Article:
Layers in Poetry

She sits in laundry like a queen,

opinion keen on every scene.

Trois petits mois – allez hop, cancer de sein!

The jolt of the lymph node.

Drama teen of bilious skein

unraveled, stitch of strawberry roan

as playful as her foal still unweaned,

eyes aquiver, tears unshed,

jinks unsatiated.

 

Oh, dearie, don’t let the critter

fill you with jitter, nor meander

down the dreary pits.

She knelt down and sewed

a star of hope.

 

Claudia is asking us about multi-layered poetry over at dVerse Poets Pub. How do we build up the colour, texture, meaning of a poem? Poetry is all about allowing multiple truths, multiple meanings to coexist, to shimmer in uncertainty and marvel, but how do we craft that?

baumkuchen 1
German Baumkuchen, the original multilayered poem…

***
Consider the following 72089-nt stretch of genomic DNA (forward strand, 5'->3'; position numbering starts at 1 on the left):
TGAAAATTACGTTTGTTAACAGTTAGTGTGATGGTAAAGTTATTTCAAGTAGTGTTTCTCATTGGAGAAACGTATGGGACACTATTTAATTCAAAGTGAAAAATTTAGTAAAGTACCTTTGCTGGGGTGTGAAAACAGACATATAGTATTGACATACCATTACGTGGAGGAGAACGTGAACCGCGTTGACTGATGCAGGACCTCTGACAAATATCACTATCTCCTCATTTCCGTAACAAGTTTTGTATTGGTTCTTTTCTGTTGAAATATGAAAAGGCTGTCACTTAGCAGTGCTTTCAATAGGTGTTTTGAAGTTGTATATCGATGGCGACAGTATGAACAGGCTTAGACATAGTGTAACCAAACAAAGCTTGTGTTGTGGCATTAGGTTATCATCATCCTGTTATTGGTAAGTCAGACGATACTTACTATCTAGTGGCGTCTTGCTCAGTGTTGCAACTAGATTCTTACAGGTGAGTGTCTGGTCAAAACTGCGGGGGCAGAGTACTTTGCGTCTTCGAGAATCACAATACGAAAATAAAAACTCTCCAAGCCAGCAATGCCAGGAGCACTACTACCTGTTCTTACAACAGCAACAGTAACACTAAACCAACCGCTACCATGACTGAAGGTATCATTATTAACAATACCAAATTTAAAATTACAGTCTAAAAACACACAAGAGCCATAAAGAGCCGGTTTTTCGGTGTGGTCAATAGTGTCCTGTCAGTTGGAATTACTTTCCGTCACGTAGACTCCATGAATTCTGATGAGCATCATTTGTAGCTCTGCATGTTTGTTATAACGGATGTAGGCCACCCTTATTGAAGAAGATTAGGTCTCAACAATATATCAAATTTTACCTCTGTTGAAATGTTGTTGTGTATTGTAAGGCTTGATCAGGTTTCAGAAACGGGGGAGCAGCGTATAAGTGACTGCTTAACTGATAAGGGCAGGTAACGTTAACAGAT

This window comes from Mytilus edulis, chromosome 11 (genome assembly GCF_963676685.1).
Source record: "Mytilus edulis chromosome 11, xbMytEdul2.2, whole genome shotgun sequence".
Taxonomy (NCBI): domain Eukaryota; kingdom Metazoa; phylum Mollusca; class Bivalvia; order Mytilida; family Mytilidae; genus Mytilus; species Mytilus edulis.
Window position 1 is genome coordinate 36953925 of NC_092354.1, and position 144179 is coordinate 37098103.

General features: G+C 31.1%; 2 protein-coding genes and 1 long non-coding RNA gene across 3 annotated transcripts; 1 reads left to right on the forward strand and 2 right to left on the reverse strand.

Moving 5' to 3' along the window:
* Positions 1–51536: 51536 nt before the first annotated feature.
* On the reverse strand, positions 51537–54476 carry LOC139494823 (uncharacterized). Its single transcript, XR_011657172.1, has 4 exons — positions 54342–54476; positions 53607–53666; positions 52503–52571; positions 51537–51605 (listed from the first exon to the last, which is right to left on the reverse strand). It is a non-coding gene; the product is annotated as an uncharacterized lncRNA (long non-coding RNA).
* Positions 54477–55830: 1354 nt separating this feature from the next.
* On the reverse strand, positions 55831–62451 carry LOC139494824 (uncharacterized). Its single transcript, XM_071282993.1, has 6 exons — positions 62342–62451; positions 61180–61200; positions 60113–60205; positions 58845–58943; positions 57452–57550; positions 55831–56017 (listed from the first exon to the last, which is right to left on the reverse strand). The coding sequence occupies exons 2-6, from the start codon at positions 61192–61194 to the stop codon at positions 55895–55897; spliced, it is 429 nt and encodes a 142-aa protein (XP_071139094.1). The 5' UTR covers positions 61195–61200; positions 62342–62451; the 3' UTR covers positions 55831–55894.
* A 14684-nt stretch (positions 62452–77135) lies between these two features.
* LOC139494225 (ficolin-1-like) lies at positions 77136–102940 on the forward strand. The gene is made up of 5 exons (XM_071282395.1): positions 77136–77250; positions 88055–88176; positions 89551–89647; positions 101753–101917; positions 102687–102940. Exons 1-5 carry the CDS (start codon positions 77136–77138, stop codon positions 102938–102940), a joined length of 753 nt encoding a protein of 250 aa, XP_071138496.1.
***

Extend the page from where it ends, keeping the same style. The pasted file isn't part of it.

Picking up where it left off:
Here’s how I set about it in the example above. I started off with a simple word cloud prompt. I borrowed the first line from a previous poem of mine and formed sound associations for the main wordsor syllables in that line ‘sits’, ‘laun-dry’, ‘queen’. I came up with ‘seeds/fits/situation/jinks/snitch/pit/lit/critter’ and ‘dreary/meander/moan/roan/foal’ and ‘ream/seen/beam/skein/weaning/scene’. I picked the words that most appealed to me and continued to build on them with more conceptual associations this time, but I still had no idea what my ‘poem’ would be about. If there even was a poem lurking somewhere in all this.

A few hours later, I was waiting to board my flight at the airport and I heard three ladies behind me talking about a friend of theirs who had recently died of cancer. That planted the real seed of the poem in my mind and I played around with the words that would fit in with that idea. The first draft was quickly written, but it lacked that conversational tone that had sparked my inspiration. So from sound to content to tone, I hope that finally the poem is a little closer to the confusion, uncertainty, wish for hope that is always present around the C word.

It will need a few more iterations and layers before it’s halfway finished, though…